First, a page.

Skip Ribbon Commands
Skip to main content

Utility Links

​​​​​​​​​​​
​​​​​​​​​​​​​​​​​​​​​

Breadcrumb

  1. Illinois DNR
  2. Outreach
  3. Kids for Conservation

Archive - May 2018

What are Pollinators?
Pollinators are animals that transfer pollen to fertilize plants.
Pollen is a powdery substance formed by seed-producing plants. Pollen includes a cell or cells not used in reproduction as well as a cell that becomes two sperm cells (male reproductive cells).
 
Pollination is the process of transferring male reproductive cells in pollen to a plant’s female reproductive cells. The successful transfer results in a new plant.
 
Do Pollinators Purposely Pollinate Plants?
No. Pollinators visit flowers because they want the sweet nectar and pollen produced there. They use nectar for food. Some of them combine pollen and nectar to make loaves that their developing young can eat. There are huge amounts of pollen in most flowers. As a pollinator visits a flower, it may touch the structures that hold the pollen or shake them so that pollen falls on the pollinator. The pollen is often caught in the hairs or feathers of the pollinator. When the pollinator moves to the next flower, some of the pollen that was caught may drop off. If it’s the right type of flower, and the pollen falls in the correct place, pollination may occur.
 
Confused? Maybe this example will help you. Have you ever stuck your hand in a bag of cheese puffs? Some brands have more cheese powder covering each puff than others, but when you bring your hand out, it is covered in cheese powder. The cheese powder in this example is like pollen in flowers. The cheese puff bag represents a flower, and your hand a pollinator.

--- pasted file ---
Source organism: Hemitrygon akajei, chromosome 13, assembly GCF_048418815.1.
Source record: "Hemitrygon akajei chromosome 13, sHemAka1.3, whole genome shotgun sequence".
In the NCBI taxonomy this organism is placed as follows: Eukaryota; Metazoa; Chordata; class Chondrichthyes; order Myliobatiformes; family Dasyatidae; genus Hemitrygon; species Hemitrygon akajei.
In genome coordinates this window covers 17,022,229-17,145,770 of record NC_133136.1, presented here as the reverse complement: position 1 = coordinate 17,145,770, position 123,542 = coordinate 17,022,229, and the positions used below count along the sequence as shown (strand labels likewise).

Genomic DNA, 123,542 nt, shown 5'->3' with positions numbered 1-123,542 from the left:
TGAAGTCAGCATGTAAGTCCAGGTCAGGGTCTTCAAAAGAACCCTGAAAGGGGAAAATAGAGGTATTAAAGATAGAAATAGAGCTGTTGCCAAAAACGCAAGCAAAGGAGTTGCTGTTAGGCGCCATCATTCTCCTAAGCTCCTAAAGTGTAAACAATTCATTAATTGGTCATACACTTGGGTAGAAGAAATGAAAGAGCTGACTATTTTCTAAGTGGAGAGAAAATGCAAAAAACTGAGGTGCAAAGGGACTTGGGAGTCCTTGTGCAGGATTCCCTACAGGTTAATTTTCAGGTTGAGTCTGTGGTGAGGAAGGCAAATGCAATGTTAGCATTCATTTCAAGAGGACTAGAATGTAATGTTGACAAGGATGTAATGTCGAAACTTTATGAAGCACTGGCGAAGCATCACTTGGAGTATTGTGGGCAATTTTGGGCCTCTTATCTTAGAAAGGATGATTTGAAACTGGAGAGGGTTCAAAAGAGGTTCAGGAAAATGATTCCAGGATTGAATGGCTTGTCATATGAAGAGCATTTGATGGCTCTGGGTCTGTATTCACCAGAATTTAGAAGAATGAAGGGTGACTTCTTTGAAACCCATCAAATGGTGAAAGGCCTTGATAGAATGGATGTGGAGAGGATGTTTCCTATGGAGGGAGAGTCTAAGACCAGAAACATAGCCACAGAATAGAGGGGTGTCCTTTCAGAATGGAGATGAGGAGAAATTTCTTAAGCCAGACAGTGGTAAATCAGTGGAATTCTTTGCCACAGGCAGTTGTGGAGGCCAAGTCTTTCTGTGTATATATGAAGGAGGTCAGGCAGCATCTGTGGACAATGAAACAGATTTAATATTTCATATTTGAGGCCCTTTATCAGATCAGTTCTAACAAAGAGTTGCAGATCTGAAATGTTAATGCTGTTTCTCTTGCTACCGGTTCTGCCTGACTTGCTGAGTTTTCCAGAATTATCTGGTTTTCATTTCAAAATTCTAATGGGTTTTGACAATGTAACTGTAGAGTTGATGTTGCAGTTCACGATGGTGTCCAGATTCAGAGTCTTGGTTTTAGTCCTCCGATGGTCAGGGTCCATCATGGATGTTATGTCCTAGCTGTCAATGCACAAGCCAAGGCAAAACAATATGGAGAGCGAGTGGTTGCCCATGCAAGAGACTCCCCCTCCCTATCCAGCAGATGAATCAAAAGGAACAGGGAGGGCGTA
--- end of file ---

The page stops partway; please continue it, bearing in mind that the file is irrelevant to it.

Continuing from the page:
If you were to take your hand that is covered in cheese powder and stick it into a different bag of cheese puffs (new flower), some of the powder from the first bag will drop off (pollen transfer from another flower), while more cheese powder (pollen from this flower) will attach to your hand. Every time that you add a new cheese puff bag (flower) you keep continuing this cycle. That’s a very simplified description, but maybe you can picture at least this part of pollination a little better now.
 
What Pollinators Live in Illinois? 
Ruby-throated hummingbirds (Archilochus colubris) and some butterflies, moths, bees, flies and beetles are pollinators. People can be pollinators, too.
 
Why are Pollinators Important?
Pollinators help insure that we have food to eat. It is estimated that one of every three bites of food that we eat is related the actions of pollinators. The plants that pollinators are helping also give us fibers, edible oils, medicines and other products.
 
Without pollinators, many plants could not reproduce. Without these plants and the food, shelter, oxygen and ecosystem services they provide, many land-based animals, including humans, could not exist.
 
Helping Pollinators
Pollinator populations are declining worldwide. Habitat loss, pesticide use, mites, competition from nonnative species and diseases are killing pollinators.
 
As the number of pollinators continues to decrease, the amount of seeds produced by the plants they pollinate will also continue to decline. The result is fewer plants, fewer flowers and less pollen and nectar for pollinators.
 
What can we do to help pollinators?
Everyone can do something. Here are a few suggestions.
 
Plant native plants for pollinators.
 
Become a citizen-scientist to help monitor pollinator populations.
 
Provide shelter and overwintering sites for pollinators.
 
Install native bee nesting boxes or logs.
 
Leave bare soil patches in your yard or other locations for ground-nesting bees to use.
 
We can make a positive difference and bring our pollinators back!